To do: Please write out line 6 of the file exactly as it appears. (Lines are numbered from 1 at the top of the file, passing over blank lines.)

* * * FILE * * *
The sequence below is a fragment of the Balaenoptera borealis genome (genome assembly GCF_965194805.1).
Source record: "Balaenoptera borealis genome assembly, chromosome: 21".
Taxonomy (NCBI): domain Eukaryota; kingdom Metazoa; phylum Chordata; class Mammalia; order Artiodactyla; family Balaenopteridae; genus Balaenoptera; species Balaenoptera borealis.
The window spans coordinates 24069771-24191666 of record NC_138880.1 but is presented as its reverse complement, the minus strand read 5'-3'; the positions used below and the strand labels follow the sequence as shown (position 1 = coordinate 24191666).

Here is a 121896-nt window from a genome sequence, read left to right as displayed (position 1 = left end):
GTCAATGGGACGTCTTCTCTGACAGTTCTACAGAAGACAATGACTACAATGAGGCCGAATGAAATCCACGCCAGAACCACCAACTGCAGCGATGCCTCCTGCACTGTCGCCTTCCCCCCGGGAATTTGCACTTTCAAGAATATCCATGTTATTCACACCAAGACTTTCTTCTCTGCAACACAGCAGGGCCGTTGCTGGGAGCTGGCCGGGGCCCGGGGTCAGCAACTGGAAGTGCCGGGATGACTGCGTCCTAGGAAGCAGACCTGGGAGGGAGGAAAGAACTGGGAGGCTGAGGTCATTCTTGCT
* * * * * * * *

GTCAATGGGACGTCTTCTCTGACAGTTCTACAGAAGACAATGACTACAATGAGGCCGAATGAAATCCACGCCAGAACCACCAACTGCAGCGATGCCTCCTGCACTGTCGCCTTCCCCCCGGGAATTTGCACTTTCAAGAATATCCATGTTATTCACACCAAGACTTTCTTCTCTGCAACACAGCAGGGCCGTTGCTGGGAGCTGGCCGGGGCCCGGGGTCAGCAACTGGAAGTGCCGGGATGACTGCGTCCTAGGAAGCAGACCTGGGAGGGAGGAAAGAACTGGGAGGCTGAGGTCATTCTTGCT